of tPBM and modulated brain networks versus improved cognition outcomes.
|||Effect of PBM on regression of dementia and cognitive impairment in various AD stages was studied on 97 patients with previously diagnosed AD, aged 34–80 (mean age 67.5), divided into two groups: Test Group (G1)—48 patients, treated with Transcatheter Intracerebral PBM (PBMT), and Control Group (G2)—49 patients who underwent conservative treatment with Memantine and Rivastigmine.|
PBMT was administered with a 632.8 nm laser device; laser output power of 25–45 mW; fiber output power of 24–44 mW; stream duration of 1200–2400 s; diameter of the laser beam in the vessel of 1–2 mm, average dose of 29–106 J.
|Examinations of patients were carried out as follows: the clinical severity of dementia was assessed using CDR, the cognitive impairment using MMSE, cerebral blood flow and cerebral microcirculation using SG in static and dynamic modes; cerebral perfusion blood filling with REG, and intracerebral vascular and capillary bed was evaluated by MUGA.|
Cerebral structural and morphological
changes were assessed using CT and MRI performed upon the patients’
admission, then, at an interval of 6–12 months. Examinations were performed using the digital image processing program ATAA and digital morphometric scale TDR.
|As a result of PBMT, involutive changes were reduced, the normal structure of the cerebral tissue was restored, and the volumes of the temporal and frontoparietal lobes increased.|
Decreased dementia severity and restoration of cognitive functions in AD patients were found in G1.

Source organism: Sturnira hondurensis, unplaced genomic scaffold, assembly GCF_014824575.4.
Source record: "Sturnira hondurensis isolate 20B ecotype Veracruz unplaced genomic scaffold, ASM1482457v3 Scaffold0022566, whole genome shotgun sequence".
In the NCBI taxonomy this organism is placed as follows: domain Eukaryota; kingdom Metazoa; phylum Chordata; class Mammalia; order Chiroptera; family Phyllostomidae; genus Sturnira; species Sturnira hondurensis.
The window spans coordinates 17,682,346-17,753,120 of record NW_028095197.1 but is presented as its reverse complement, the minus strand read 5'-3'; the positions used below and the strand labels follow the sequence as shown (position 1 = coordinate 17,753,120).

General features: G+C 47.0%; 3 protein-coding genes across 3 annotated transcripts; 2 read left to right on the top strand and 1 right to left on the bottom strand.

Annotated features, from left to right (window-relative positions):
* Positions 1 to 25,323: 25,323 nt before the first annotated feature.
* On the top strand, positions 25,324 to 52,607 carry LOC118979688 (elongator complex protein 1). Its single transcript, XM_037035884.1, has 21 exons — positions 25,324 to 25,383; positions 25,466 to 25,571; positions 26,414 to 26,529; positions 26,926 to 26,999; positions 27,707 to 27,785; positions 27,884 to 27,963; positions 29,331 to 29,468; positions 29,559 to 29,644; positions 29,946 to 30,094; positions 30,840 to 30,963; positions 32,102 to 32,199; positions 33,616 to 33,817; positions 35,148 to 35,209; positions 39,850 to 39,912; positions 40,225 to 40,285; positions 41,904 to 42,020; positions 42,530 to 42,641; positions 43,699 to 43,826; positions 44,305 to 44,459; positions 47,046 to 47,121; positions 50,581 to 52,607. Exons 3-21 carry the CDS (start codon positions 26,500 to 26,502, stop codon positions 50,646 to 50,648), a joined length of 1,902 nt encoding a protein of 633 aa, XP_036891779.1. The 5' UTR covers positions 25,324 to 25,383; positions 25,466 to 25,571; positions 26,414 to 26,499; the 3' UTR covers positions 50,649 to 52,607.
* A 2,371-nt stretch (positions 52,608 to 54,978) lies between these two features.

Conservative treatment in the control group did not stimulate regenerative processes and did not improve
|PBMT is an effective, physiologically based method of |
stimulating cerebral angiogenesis and neurogenesis.
Tissue regeneration in G1
led to an increase in temporal and frontoparietal volume, a stable decrease in the level of dementia,
restoring cognitive functions and improving patients’ quality of life.
This clinical effect was maintained for many years.
Treatment with Memantine and Rivastigmine was not effective.
Three older adults with non-amnestic MCI received 18 sessions of tPBM stimulation over 9 weeks (i.e., twice per week). A device with 9 individual LED nodes of 1 cm2 size, were placed cranially in the frontal area. Each LED emits 810 nm light, at an irradiance of 20 mW/cm2, for 350 s, with a fluence of 7 J/cm2, total surface area of 9 cm2, energy delivered per session was 189 J and the total energy delivered for the 18 sessions was 3402 J.
|Patients were assessed using CDRS, CDR, FAQ, HKLLT, Rey-O, CGDS-SF, GAS-10, CFT.||tPBM applied to the frontal lobe area during 18 sessions improved cognitive functions, depressive and anxiety symptoms in three elderly adults with MCI.||This study provided preliminary support for tPBM as a non-invasive intervention to improve cognitive functions and mental health in elderly people with MCI.|
Further investigation through larger randomized placebo-controlled studies is needed to confirm tPBM potential.
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Ailioaie, L.M.; Ailioaie, C.; Litscher, G. Photobiomodulation in Alzheimer’s Disease—A Complementary Method to State-of-the-Art Pharmaceutical Formulations and Nanomedicine? Pharmaceutics 2023, 15, 916. https://doi.org/10.3390/pharmaceutics15030916
Ailioaie LM, Ailioaie C, Litscher G. Photobiomodulation in Alzheimer’s Disease—A Complementary Method to State-of-the-Art Pharmaceutical Formulations and Nanomedicine? Pharmaceutics. 2023; 15(3):916. https://doi.org/10.3390/pharmaceutics15030916Chicago/Turabian Style
Ailioaie, Laura Marinela, Constantin Ailioaie, and Gerhard Litscher. 2023. "Photobiomodulation in Alzheimer’s Disease—A Complementary Method to State-of-the-Art Pharmaceutical Formulations and Nanomedicine?" Pharmaceutics 15, no. 3: 916. https://doi.org/10.3390/pharmaceutics15030916